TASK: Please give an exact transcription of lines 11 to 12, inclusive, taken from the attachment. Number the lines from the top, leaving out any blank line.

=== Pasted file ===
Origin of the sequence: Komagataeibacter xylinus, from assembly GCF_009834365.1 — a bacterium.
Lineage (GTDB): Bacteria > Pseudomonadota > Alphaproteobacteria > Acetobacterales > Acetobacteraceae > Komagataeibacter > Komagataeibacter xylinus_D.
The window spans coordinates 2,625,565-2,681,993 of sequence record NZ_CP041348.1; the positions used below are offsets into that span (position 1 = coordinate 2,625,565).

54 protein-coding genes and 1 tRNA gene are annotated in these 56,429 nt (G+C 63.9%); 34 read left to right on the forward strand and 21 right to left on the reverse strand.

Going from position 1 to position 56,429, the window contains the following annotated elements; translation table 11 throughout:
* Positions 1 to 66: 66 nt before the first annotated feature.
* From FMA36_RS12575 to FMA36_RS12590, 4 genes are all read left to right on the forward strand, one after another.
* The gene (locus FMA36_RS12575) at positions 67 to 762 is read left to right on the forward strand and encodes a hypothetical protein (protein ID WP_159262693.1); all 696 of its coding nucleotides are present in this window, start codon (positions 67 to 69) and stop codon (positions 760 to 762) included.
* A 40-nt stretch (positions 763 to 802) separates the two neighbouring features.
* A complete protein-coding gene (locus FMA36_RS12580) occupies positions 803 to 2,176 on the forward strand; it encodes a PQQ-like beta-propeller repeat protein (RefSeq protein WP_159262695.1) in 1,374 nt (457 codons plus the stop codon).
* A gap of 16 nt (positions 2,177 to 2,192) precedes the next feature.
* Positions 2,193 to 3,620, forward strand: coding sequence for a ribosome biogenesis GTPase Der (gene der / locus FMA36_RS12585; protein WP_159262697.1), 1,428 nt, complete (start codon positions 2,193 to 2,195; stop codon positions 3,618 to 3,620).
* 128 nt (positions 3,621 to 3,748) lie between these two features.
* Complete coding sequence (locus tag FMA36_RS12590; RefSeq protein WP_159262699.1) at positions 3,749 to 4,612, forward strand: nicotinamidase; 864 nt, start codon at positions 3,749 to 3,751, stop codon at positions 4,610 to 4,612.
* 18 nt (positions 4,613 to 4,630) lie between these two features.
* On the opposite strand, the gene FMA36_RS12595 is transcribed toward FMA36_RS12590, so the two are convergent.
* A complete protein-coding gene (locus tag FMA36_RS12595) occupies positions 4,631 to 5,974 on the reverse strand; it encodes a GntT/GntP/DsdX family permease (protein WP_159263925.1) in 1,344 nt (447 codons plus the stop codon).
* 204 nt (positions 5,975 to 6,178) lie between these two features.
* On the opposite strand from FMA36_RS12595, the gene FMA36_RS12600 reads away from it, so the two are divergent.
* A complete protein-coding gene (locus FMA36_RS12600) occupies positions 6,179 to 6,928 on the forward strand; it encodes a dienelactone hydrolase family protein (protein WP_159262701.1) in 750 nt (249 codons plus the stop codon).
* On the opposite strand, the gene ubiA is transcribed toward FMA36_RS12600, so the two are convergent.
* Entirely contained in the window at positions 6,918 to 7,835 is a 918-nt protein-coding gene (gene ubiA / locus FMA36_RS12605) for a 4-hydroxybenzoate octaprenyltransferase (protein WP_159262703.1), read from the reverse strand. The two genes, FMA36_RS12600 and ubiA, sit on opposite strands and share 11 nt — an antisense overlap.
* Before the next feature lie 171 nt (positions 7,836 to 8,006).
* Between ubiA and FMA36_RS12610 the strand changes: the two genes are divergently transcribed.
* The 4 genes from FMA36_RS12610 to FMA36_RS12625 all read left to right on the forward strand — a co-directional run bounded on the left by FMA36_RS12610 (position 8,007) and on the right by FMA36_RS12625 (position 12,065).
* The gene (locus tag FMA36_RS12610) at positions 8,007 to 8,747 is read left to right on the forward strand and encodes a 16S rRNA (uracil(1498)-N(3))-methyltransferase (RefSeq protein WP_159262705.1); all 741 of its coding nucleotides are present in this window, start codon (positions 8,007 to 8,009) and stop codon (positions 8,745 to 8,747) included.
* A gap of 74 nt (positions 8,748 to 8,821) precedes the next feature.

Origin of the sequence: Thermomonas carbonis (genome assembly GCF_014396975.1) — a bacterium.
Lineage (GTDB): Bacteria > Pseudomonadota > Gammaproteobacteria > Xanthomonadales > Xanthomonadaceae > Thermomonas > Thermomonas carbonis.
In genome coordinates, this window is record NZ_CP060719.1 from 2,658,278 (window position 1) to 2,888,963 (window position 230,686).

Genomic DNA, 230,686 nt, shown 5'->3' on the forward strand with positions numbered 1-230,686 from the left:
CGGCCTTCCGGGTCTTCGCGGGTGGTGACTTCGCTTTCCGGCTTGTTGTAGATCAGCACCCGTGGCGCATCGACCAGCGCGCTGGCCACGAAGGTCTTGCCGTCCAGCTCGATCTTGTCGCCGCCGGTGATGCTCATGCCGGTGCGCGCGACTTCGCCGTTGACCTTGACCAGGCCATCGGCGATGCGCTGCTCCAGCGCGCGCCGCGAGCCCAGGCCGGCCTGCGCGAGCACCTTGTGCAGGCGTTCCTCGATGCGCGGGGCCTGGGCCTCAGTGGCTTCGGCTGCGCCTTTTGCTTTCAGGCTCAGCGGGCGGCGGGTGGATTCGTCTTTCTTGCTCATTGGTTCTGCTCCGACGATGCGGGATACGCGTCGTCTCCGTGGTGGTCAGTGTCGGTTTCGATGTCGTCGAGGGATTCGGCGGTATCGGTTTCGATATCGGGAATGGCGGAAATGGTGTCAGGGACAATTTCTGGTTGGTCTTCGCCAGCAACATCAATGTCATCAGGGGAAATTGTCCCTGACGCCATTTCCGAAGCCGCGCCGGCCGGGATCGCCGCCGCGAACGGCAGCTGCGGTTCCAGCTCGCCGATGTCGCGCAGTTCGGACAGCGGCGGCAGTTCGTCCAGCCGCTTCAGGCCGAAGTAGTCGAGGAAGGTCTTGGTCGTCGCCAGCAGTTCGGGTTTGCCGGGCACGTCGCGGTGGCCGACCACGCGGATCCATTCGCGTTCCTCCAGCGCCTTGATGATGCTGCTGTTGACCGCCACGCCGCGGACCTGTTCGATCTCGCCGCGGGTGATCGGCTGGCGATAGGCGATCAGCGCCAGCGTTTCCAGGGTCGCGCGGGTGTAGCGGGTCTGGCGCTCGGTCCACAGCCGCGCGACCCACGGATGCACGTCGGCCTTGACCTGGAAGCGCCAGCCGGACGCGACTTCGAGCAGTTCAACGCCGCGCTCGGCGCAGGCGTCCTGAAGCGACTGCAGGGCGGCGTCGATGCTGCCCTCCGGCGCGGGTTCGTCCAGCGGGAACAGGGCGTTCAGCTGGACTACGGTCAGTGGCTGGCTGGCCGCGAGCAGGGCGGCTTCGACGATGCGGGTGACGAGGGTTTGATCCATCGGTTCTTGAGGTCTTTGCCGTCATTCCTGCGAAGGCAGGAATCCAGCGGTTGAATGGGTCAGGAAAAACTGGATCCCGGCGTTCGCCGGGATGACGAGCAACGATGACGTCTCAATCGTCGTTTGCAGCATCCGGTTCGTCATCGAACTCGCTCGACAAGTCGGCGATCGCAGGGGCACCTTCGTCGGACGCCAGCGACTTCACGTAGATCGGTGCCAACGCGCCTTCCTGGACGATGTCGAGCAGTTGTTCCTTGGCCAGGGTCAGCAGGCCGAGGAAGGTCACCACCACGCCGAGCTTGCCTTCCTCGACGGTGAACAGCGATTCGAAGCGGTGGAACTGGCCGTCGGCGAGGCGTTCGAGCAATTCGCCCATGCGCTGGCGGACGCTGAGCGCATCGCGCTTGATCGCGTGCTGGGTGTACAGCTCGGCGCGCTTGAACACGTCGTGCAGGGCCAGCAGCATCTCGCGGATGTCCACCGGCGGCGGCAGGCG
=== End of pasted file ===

* A gap of 16 nt (positions 2,177 to 2,192) precedes the next feature.
* Positions 2,193 to 3,620, forward strand: coding sequence for a ribosome biogenesis GTPase Der (gene der / locus FMA36_RS12585; protein WP_159262697.1), 1,428 nt, complete (start codon positions 2,193 to 2,195; stop codon positions 3,618 to 3,620).